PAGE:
Unesco awards heritage tag to group of Tardeo buildings

A little-known enclave of five quaint buildings at Tardeo,housing tenants from the Parsi community for over a century now,has won a prestigious heritage tag for its conservation efforts.

Written by Shalini Nair | Published: August 29, 2012 3:34:05 am

A little-known enclave of five quaint buildings at Tardeo,housing tenants from the Parsi community for over a century now,has won a prestigious heritage tag for its conservation efforts. The low-rise Sethna buildings on Wadia Street,which were painstakingly restored over the last few years,have been conferred the Unesco Award of Distinction for 2012.

Interestingly,this cluster of buildings with its characteristic Mangalorean tiles,verandahs and arched windows and doors,does not even find a mention in Mumbai’s own heritage list. Acknowledging the relevance of the restoration work,Unesco,which announced the award on Monday,stated: “The complexity and cultural significance of the project is shown through the manner in which the project has successfully demonstrated,both in economic and social terms,the importance of the retention of the social character of this valuable part of Mumbai’s urban landscape.”

The restoration was carried out by conservation architect Vilas Dilawari and funded by the Garib Zarthostiona Rehethan Fund Trust. The trust has restored over 45 community housing projects and spent Rs1.03 crore for the Sethna buildings project,in addition to arranging for temporary accommodation for tenants. Dilawari said while the government grants a floor space index (FSI) of up to 10 for redevelopment of these old buildings,there is no incentive for the landlords and tenants to conserve them. “We realised that all that is needed to cover the cost of repairing and restoring the building was an FSI of 0.15. This can be used to add a floor to the structure,which can be sold off at market rates. Luckily,in case of Sethna builduings the trust chose to preserve the buildings rather than demolish and rebuild them,” he said.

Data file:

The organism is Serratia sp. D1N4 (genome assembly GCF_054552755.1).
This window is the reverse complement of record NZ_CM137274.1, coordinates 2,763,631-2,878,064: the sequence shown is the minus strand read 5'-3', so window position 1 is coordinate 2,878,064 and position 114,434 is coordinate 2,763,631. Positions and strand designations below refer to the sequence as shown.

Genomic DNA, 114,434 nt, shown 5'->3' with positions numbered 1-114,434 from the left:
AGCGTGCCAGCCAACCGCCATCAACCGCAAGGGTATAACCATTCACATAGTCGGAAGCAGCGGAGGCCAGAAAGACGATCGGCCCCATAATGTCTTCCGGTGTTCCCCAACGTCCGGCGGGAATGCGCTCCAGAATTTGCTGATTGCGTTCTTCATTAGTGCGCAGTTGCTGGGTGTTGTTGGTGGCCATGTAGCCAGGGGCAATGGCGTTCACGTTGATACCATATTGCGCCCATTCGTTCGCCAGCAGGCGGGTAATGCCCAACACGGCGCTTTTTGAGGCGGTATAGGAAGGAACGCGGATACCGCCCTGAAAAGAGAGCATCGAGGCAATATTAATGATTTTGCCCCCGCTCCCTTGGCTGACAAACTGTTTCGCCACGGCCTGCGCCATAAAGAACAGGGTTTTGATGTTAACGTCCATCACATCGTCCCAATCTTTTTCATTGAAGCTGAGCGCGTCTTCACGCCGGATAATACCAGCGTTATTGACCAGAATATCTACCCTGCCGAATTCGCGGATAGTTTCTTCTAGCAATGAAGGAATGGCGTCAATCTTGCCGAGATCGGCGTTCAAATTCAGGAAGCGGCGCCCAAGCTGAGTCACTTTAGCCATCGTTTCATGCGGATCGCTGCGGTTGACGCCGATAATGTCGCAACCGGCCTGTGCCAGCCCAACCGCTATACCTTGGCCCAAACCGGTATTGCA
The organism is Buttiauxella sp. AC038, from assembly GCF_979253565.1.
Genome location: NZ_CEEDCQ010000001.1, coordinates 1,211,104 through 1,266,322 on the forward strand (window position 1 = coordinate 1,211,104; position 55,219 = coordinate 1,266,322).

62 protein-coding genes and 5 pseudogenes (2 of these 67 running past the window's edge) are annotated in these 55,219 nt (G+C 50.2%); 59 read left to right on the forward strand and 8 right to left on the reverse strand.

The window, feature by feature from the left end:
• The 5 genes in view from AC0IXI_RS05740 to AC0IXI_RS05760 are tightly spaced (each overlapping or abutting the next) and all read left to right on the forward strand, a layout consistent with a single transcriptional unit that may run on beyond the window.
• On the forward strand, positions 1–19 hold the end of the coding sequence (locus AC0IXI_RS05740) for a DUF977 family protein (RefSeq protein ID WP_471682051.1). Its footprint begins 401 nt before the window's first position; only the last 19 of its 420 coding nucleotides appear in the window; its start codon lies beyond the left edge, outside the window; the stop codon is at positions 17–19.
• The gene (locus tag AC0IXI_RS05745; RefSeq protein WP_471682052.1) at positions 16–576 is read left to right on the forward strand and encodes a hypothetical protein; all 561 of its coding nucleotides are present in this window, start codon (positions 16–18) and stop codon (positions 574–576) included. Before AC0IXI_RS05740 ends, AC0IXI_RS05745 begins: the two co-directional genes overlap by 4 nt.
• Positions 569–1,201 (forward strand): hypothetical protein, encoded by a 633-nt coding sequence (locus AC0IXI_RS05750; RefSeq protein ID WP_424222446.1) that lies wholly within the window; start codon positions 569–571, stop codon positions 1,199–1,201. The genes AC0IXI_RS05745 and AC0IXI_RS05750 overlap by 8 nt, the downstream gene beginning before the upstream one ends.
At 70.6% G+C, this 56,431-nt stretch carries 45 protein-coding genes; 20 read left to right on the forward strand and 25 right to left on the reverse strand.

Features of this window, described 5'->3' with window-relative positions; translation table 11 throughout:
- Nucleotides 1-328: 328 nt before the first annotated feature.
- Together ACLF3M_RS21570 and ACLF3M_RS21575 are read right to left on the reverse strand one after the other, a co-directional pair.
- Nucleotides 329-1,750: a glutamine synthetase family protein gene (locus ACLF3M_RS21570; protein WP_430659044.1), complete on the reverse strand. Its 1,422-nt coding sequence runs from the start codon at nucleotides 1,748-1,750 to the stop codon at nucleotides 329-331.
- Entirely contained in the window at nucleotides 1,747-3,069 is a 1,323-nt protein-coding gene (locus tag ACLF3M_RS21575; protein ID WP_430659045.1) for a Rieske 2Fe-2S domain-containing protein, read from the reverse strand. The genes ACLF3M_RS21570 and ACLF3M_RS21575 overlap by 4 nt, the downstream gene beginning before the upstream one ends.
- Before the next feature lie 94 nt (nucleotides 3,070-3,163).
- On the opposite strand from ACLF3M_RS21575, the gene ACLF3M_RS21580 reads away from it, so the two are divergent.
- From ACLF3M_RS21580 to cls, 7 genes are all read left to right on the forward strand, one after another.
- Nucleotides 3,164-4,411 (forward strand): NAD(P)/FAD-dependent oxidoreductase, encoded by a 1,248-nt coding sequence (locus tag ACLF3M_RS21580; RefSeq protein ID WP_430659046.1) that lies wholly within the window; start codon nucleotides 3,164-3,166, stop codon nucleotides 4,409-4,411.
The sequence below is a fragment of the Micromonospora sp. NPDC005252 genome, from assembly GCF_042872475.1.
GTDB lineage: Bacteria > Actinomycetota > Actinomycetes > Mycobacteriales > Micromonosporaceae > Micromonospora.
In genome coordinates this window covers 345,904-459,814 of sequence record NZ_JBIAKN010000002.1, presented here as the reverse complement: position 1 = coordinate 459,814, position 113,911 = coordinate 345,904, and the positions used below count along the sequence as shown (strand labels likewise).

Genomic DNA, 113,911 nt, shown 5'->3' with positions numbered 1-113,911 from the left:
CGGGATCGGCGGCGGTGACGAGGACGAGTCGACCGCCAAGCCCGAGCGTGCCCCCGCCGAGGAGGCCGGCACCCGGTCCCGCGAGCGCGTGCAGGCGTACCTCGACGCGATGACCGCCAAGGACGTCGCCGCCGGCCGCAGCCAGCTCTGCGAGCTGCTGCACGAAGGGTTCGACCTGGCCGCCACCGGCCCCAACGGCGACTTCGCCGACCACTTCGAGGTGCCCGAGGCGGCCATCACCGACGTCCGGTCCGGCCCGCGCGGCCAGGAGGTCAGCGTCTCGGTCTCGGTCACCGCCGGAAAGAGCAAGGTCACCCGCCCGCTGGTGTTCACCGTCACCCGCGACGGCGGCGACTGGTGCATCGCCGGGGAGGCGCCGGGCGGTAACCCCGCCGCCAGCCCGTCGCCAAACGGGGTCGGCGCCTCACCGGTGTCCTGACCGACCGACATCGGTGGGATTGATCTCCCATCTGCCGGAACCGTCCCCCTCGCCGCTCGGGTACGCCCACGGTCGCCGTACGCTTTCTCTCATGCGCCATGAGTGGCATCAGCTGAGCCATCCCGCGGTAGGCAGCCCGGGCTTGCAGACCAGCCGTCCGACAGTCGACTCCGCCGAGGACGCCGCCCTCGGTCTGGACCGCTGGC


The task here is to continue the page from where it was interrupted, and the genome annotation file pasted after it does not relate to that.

Dilawari believes that economic incentives from the government are important to preserve the community’s sense of identity and the social fabric of the city,a fact that was noted by Unesco. It has given the project the award for “for protecting and extending the use and life of historically significant social housing under threat of demolition from urban renewal and development”. However,the proposed heritage regulationsthat recommend setting up of a heritage fund by the government in addition to granting property tax rebates and other incentives has been gathering dust.

The Sethna buildings were amongst 43 entries from Asia-Pacific. This year,the Unesco award was given to nine sites,of which four were clinched by India. The three other sites are water system and the Chandramauleshwara temple in Hampi,Karnataka,and the Ha Raj Ji Mahal in Jaisalmer,Rajasthan.

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